Israel joins UN's Kiev Protocol
Environmental Protection Ministry commits to following UN protocol on air pollution; pledges to grant public access to transparent emissions data
Israel has joined the UN's Kiev Protocol on air pollution, the Environmental Protection Ministry said.
The Kiev Protocol, also known as the Protocol on Pollutant Release and Transfer Registers (PRTR), was introduced and enacted in 2003.
The environmental treaty aims "To enhance public access to information through the establishment of coherent, nationwide pollutant release and transfer registers."
According to the United Nations Economic Commission for Europe (UNECE), it is the first legally binding international tool to that effect.
The Kiev Protocol demands that government exercise freedom of information and transparency regarding emissions data.
By requiring transparency, instead of regulating emissions output, the protocol’s effectiveness hinges on the idea that companies will want to avoid the stigma of being large polluters.
The protocol will enter into force in Israel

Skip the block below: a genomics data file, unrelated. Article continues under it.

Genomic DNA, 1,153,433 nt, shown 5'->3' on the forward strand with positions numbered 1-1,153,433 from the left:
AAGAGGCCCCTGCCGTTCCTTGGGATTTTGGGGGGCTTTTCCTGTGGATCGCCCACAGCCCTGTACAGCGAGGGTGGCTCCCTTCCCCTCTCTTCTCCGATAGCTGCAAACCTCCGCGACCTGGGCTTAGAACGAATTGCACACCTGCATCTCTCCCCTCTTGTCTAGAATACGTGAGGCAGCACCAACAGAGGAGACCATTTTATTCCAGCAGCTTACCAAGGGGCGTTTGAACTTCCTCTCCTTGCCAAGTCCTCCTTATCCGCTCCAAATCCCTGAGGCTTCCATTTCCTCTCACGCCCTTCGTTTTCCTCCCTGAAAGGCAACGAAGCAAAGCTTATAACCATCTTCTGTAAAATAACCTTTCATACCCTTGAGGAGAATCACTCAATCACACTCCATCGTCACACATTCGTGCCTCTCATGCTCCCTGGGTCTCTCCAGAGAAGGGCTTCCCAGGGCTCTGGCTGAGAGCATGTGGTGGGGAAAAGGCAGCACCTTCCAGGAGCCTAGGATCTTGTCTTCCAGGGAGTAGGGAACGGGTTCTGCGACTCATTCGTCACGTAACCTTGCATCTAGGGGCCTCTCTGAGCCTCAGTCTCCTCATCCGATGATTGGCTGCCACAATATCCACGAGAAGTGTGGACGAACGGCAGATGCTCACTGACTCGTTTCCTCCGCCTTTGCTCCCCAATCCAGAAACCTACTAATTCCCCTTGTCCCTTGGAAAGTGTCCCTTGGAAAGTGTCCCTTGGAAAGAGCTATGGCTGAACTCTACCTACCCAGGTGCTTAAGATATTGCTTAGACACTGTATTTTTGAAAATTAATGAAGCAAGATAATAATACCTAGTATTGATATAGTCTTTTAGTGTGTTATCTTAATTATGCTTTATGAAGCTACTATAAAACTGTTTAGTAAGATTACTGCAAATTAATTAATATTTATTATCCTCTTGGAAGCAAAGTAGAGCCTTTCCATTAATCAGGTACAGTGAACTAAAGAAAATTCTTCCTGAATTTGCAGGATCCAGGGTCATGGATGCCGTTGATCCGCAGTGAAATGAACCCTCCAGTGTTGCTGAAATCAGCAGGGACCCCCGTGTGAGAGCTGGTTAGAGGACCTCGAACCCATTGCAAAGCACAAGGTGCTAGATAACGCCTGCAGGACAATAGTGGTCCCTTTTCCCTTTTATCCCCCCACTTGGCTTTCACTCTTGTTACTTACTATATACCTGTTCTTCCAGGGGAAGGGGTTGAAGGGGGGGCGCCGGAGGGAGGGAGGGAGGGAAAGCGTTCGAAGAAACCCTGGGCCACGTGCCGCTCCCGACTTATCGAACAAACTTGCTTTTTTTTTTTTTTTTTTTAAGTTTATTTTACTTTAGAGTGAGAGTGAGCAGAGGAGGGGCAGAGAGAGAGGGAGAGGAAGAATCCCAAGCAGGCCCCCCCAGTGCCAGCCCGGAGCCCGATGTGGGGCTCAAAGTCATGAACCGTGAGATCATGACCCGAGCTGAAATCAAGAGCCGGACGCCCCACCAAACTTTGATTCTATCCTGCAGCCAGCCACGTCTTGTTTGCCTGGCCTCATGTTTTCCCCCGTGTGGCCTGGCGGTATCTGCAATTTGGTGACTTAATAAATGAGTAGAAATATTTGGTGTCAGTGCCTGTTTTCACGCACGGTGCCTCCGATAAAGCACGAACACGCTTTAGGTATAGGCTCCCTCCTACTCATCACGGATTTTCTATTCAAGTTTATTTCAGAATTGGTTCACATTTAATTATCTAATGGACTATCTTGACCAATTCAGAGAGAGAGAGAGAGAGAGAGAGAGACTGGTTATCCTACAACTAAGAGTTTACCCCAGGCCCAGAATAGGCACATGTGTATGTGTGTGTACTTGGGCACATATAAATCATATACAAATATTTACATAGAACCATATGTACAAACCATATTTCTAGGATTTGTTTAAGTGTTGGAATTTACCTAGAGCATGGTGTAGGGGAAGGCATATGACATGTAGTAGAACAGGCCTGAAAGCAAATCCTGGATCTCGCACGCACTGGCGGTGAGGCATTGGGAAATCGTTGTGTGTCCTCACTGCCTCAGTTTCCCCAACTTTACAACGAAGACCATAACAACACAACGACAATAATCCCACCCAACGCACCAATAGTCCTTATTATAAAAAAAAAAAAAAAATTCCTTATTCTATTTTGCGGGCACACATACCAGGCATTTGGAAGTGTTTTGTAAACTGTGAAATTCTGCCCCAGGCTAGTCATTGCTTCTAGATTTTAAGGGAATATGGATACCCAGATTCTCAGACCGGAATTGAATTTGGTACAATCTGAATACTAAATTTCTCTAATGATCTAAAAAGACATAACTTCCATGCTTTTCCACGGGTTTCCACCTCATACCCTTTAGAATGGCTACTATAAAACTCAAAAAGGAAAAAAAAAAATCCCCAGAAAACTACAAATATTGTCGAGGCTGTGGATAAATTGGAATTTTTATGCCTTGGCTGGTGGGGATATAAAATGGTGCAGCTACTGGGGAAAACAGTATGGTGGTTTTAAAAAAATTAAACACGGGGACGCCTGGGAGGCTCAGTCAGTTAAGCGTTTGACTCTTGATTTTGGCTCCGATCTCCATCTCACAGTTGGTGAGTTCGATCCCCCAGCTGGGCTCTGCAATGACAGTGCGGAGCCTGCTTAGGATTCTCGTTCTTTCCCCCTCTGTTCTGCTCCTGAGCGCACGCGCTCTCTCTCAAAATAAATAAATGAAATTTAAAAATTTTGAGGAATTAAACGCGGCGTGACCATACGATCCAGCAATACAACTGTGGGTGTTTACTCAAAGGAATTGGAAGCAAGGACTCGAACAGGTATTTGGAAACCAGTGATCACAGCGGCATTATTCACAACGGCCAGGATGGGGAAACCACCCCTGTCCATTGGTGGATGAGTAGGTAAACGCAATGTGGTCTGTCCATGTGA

on April 14, according to UN spokesman Farhan Haq.
"The secretary-general appreciates all ratifications and accessions to the treaties deposited with him, including the Kiev Protocol," he said.
By signing the environmental treaty, Israel will be joining 36 countries, in addition to the European Union, which have individually signed the protocol.
Kiev Protocol members so far include: Armenia, Austria, Belgium, Bosnia and Herzegovina, Bulgaria, Croatia, Cyprus, the Czech Republic, Denmark, Estonia, Finland, France, Georgia, Germany, Greece, Hungary, Ireland, Italy, Latvia, Lithuania, Luxembourg, the Netherlands, Norway, Poland, Portugal, Moldova, Romania, Serbia, Montenegro Slovenia, Spain, Sweden, Switzerland, Tajikistan, Macedonia, Ukraine and the United Kingdom.
Israel is the second country in the Middle East,
after Cyprus, to join the protocol. The decision also coincides with Israel's duties as an OECD member.